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I’ve been riding a tubeless conversion on my main road/rando bike for most of the summer season.  At this point, I can comment on a few aspects that I really like about this setup.  BH-6.jpg

First, let’s talk about the wheel build.  I have Pacenti PL23 rims with Stan’s tape (wrapped double) and used a Stan’s conversion kit to get a valve stem and goo.  The tires are Gran Bois Hetre Extra Leger.  The PL23s are not normally a tubeless rim, but they are compatible without much work.  The big thing is to have a sealing valve stem (don’t need the conversion kit, just get some replacement tubeless stems) and make sure the spoke holes are taped tight.  You may also need to put an extra layer of tape if your tire fit is too loose.

I used the Stan’s general instructions to set these up, but found that my floor pump wouldn’t push enough air to get the tires to seat/seal, so I set up my compressor with a presta valve so I could pop these guys on.  I’ve heard that some are able to do this with a floor pump, but not I.

Once I got the feel for what needed to happen, I put a scoop of the goop in the tire while it was partly off the wheel – just dumped it in the side, and then carefully pushed the wheel onto the rim.  At this point, you just do a quick inflate, and spin/bounce the wheel a couple times to get the sealant dispersed around the wheel, and leave it.  I was able to ride these immediately.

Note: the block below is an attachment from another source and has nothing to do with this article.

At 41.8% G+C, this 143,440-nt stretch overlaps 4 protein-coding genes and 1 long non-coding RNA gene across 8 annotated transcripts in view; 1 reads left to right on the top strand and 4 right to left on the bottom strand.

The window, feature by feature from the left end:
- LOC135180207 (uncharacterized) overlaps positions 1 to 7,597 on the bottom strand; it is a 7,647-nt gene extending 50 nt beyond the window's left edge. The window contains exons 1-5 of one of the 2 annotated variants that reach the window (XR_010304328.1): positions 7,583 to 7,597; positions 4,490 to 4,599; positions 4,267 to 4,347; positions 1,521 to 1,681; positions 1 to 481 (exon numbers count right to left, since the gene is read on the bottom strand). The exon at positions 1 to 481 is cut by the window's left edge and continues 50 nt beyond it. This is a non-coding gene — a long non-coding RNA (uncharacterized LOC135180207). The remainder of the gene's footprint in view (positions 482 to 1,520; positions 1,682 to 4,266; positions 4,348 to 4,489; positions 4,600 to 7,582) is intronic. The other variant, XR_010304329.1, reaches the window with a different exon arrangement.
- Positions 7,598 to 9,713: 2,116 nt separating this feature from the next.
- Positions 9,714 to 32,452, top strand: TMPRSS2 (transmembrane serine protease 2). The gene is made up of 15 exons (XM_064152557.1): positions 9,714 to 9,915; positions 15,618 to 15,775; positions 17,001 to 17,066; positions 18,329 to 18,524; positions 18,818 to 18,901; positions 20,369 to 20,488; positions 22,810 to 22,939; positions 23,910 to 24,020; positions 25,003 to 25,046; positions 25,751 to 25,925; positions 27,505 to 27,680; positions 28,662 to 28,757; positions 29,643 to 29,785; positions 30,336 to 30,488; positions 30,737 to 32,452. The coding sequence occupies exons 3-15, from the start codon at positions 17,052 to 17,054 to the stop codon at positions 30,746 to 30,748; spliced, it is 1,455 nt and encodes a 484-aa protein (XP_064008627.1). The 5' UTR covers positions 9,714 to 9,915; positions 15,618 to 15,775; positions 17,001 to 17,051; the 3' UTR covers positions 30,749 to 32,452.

A myth that I found to be untrue was that the Hetre ELs needed to be run at higher pressures than normal.  Not so.  I actually run them at 25 front and 35 rear which is about 5 psi lower than normal.  Anything more and they don’t feel quite as compliant, but at this pressure, they feel just right.

Now on to the good stuff.  I don’t worry about flats much anymore.  Lower pressure, fat tire, and sealant take care of that worry.  I still try not to willfully ride over glass, but I’ve had zero issues/flats since this conversion, and these tires are thin and super compliant.  I also love the lower pressures – wow are these tires comfortable!

There are a few minor downsides.  I have to add air about once a week now, whereas before it was every other week or so.  I also still carry a spare tube, in case of a bad flat requiring a boot.  The requirement to have a compressor to initially seat the tires is the last bother.  Pretty small potatoes, however.


I plan to do more road tubeless builds going forward.  I’d love to have all the bikes tubeless, and just need to gradually replace my rims with tubeless friendly guys.